Cyber Protection and Defense Still Poses Thorny Questions
Wrapping up the panels for the first day of East: Joint Warfighting 2013 was a topic that’s on everyone’s mind: cyber. The topic was the militarization of cyber, particularly in a time when networks from military to education to commercial are the victims of enemies at an increasing amount each day. While participants agreed that additional protection and defense is needed, not all concurred on what organization should have the power or responsibility.
Franklin Kramer, former assistant secretary of defense, International Security Affairs, and board director, Atlantic Council, opened the discussion by pointing out that cybersecurity goes beyond protecting and defending U.S. military networks as joint operations take place in host nations, and coalition operations require trust, sharing and security. The increase in attacks on commercial networks within the United States also demonstrates that more network security is required within the country.
While Vice Adm. Herb Browne, USN (Ret.), former commander, U.S. Space Command, agreed on the need for security, he does not believe that it is the role of the military to take on cybersecurity for the nation. Citing that many other organizations already exist to protect government and commercial networks, the admiral argued that the U.S. Defense Department has a big enough job securing its own networks. He agreed, however, with Vice Adm. Robert C. Parker, USCG, commander, Atlantic Area, and commander, Defense Force East, that during crises, the Defense Department is excellent at providing support and vetting other organizations that offer their services.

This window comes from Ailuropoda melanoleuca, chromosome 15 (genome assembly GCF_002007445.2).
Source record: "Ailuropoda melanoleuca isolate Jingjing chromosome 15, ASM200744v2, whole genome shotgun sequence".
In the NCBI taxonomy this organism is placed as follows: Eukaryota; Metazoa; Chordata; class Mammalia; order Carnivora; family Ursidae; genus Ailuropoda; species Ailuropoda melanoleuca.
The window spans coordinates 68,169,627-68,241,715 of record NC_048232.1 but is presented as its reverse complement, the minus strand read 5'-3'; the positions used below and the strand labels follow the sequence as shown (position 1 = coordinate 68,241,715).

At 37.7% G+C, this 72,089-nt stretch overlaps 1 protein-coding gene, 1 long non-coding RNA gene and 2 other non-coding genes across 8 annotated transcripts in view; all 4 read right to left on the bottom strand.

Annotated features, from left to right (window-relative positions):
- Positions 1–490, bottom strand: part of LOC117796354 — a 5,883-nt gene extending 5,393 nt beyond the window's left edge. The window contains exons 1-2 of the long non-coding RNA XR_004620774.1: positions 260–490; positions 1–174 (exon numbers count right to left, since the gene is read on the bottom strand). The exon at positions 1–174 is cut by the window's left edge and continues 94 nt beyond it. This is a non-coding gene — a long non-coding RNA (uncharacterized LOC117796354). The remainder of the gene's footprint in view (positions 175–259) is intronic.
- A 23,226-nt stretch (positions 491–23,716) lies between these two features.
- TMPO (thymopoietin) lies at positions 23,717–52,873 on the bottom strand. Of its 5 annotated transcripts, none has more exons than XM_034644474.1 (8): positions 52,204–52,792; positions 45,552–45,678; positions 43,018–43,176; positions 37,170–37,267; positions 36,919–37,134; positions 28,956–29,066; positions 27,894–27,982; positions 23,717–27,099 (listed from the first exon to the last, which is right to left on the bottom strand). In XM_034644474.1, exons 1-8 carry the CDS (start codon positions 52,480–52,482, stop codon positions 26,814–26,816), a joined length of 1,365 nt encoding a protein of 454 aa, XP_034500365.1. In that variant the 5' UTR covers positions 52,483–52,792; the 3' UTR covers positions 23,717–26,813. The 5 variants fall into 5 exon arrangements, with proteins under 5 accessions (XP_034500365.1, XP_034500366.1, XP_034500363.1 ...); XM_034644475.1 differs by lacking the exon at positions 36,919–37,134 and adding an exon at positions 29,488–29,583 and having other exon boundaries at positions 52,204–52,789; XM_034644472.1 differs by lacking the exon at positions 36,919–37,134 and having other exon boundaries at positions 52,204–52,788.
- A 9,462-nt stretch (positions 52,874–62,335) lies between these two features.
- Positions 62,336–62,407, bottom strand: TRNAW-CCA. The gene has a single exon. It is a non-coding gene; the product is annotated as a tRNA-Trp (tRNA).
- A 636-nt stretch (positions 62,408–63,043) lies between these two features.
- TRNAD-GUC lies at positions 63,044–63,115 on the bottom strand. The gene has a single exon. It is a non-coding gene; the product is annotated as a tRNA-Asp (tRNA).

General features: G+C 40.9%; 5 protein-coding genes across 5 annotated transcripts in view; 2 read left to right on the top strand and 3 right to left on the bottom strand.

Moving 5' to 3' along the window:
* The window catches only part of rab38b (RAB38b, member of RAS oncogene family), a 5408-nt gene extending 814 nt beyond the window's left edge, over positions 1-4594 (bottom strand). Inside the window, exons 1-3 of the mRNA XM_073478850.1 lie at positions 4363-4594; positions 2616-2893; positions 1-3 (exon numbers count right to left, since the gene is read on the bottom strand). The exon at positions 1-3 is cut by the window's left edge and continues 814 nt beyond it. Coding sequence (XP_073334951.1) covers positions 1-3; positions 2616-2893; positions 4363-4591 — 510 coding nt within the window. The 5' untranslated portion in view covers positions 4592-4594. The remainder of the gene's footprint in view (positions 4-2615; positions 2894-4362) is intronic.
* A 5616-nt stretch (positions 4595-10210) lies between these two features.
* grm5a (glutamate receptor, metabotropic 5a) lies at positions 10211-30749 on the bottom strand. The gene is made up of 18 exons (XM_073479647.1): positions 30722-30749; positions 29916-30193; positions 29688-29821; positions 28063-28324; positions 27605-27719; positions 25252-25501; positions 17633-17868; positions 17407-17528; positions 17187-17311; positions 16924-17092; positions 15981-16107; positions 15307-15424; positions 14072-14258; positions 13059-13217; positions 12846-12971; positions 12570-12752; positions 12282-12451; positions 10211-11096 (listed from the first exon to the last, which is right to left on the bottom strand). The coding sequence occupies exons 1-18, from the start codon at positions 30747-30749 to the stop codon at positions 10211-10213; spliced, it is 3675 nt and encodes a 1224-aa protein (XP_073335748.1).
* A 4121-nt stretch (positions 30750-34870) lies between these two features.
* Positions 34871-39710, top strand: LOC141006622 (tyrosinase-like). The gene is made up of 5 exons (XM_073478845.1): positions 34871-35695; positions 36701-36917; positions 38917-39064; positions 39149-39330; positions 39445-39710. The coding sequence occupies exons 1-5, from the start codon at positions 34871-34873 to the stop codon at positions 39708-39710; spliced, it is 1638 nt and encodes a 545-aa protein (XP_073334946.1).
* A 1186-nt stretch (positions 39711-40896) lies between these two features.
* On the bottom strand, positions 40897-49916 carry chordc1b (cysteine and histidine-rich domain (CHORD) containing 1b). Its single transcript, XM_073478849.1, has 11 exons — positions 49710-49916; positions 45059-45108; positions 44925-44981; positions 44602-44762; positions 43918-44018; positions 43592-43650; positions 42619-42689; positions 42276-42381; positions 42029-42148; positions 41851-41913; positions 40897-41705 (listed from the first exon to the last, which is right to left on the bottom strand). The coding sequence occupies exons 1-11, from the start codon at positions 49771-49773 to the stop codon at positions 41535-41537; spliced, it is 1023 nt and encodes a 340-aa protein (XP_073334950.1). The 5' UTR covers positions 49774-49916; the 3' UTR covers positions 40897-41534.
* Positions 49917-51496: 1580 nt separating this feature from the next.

Maj. Gen. Peter C. Bayer Jr., USA, deputy chief of staff, strategic plans and policy, Supreme Allied Command Transformation, pointed out that militarizing cyberspace would pose particular problems in the international realm. The problems NATO faced as it was determining cyber issues are a good example of the challenges this borderless domain presents. Not all nations are at the same capability level. Information and intelligence sharing is still a touchy subject. Infrastructures can vary greatly from one country to the next. And interoperability continues to vex joint operations much less coalition ones, he pointed out. Despite these challenges, cybersecurity requires a comprehensive approach, and partnering among nations, governments and industries will be required.
East: Joint Warfighting 2013 continues tomorrow at the Virginia Beach Convention Center, Virginia, with discussions about coalitions, operating in a new environment, and incremental or radical change.